Development of simvastatin electrospun fibers: a novel approach for sustained drug delivery
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In the present investigation simvastatin electrospun fibers were developed using electrospinning apparatus with drug–polymer w/w ratios of 1:1, 1:2, 1:3 and 1:4. Also solid mixtures were prepared with same ratios by employing kneading technique as conventional approach for comparison in drug release rate. Polyethylene oxide WSR coagulant 301, a hydrophilic matrix forming polymer, was used as carrier for sustained release of simvastatin. The ability of polyethylene oxide to control the drug release rate in both the formulations was also investigated. Studies were performed to characterize the optimized dosage form. Drug was crystalline in pure form. SEM surface morphology studies as well as powder X-ray diffractometry studies to developed fibers reveals that the crystalline drug was converted into amorphous form after fiber development. No physical incompatibility was found in FTIR and DSC studies of pure drug and physical mixture of drug, polymer. In vitro studies were performed in sodium phosphate buffer (pH 7.0) containing 0.5 % SLS. Simvastatin release was sustained over a period of 12 h in electrospinning fibers developed with drug to polymer w/w ratio 1:4 and 98.86 ± 0.42 % drug release was observed, interestingly with the same ratio there was a burst release of drug was obtained in case of solid mixtures “within span of 1 h”. Polyethylene oxide showed vast difference in drug release rate due to the techniques chosen to prepare formulations. The stability studies were also performed to the optimized product and no significant variance was observed in all the evaluation parameters. From the various mathematical models the drug release kinetics was estimated and found that the drug release followed zero order release rate kinetics with non fickian process as drug release mechanism.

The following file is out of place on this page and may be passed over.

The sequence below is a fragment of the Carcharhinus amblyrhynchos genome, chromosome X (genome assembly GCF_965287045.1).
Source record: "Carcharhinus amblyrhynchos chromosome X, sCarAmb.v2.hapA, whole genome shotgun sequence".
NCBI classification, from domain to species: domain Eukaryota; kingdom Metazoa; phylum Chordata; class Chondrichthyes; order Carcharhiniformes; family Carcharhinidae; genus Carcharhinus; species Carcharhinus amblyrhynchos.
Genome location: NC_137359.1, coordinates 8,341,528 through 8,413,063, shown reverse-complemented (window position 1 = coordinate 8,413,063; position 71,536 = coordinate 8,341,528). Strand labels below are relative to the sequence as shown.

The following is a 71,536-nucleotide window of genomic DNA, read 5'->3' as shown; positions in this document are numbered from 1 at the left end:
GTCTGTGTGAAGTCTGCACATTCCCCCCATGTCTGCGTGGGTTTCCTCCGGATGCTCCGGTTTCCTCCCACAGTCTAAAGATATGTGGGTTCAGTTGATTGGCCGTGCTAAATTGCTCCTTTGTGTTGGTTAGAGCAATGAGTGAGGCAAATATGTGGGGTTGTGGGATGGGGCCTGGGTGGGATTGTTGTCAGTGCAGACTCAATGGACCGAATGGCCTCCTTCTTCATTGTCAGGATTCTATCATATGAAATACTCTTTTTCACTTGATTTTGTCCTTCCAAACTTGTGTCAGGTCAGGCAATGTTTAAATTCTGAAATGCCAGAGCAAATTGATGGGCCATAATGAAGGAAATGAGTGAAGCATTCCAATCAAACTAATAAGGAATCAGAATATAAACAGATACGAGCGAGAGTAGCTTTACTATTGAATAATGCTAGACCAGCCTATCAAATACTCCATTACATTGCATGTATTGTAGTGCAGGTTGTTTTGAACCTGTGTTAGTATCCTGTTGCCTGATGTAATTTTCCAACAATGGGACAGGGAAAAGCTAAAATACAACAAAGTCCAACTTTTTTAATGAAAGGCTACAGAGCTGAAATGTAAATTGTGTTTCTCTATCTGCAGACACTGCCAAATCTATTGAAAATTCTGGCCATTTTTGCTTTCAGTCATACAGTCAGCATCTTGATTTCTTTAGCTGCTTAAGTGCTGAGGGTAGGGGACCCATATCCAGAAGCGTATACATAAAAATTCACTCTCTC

KeywordsSimvastatin fibers Electrospinning process Polyethylene oxide Solid mixtures Kneading method
This article dose not contain any studies with human and animal subjects performed by any of the authors. All authors (S. Betha, B. P. Reddy, M. M. Varma, D. B. Raju, and V. R. M. Kolapalli) declare that they have no conflict of interest. The authors are very much thankful to Biocon Ltd, for providing Simvastatin as gift sample.
Conflict of interest
The authors report no conflicts of interest. The authors alone are responsible for the content and writing of the paper.
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